Patriarichal order is not limited to kinship relations; it can be extended to the subject population of the patriarchal state.4 Token advancement for some women can exist under the auspices of the patriarchal state. The fundamental threat to patriarchal order (in the state or in the family) is not the power of some (women) loyalists, but democratic participation and demands for civic equality. Citizens making those demands risk placing themselves outside the bounds of the patriarchal state’s familial protectorate and becoming identified as possible threats to the political family. Outside the defining boundaries of affiliation, any woman can be a whore, any man a terrorist.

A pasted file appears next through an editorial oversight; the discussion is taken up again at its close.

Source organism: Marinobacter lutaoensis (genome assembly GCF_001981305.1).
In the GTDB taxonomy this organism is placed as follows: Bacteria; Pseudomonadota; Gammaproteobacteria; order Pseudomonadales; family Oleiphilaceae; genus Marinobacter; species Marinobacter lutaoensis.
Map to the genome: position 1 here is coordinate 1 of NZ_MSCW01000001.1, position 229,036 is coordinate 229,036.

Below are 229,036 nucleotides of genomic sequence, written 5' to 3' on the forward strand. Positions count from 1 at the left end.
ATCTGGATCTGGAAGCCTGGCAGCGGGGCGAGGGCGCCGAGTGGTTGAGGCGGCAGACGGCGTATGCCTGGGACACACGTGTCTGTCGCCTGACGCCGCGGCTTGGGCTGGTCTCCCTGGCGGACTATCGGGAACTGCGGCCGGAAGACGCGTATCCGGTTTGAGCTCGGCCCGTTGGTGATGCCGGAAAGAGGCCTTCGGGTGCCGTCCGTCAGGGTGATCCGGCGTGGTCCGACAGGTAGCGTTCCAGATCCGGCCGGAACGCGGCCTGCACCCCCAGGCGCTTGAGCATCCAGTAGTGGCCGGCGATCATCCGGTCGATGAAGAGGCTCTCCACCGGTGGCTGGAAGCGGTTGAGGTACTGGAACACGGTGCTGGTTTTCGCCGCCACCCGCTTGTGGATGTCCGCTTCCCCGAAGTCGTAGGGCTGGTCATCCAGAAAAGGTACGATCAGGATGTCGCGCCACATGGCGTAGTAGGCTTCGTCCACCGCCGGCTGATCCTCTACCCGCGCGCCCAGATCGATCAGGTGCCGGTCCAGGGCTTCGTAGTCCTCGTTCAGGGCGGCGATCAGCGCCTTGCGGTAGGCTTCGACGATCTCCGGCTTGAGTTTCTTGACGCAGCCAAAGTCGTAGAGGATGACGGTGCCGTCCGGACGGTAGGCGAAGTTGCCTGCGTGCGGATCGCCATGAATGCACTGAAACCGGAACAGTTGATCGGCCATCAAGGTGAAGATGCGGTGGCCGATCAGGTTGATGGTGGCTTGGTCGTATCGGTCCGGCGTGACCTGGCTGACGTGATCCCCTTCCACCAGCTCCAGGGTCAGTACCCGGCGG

If in 2011 Egypt’s Tahrir Square became the positive international symbol of the ability of peaceful mass protest to bring down a dictator, by 2013 it has also become the site of the patriarchal political order’s most symbolic defensive retaliation. The multiple, public and increasingly violent sexual harassments and assaults in and around the square have followed a remarkably similar pattern: A woman is systematically separated from her companions; she is surrounded by a mass of men pulling at her clothes, groping and penetrating her with their hands; her assailants intentionally confuse her and possible rescuers by shouting that they are rescuing her or protecting her.5 Similar attacks occurred under the Mubarak regime, and were recognized by activist groups to have been sponsored by the state security forces. Women protesters were the subject of targeted, coordinated, sexualized attacks that were intended to drive them out of contested public spaces, as one victim recalled an officer saying, “so you would stop taking part in demonstrations again.”6 State enforcers punished women for challenging the proper order of the patriarchal state, and that punishment was implicitly acknowledged to be proper to the state (men who challenged the order were differently punished).7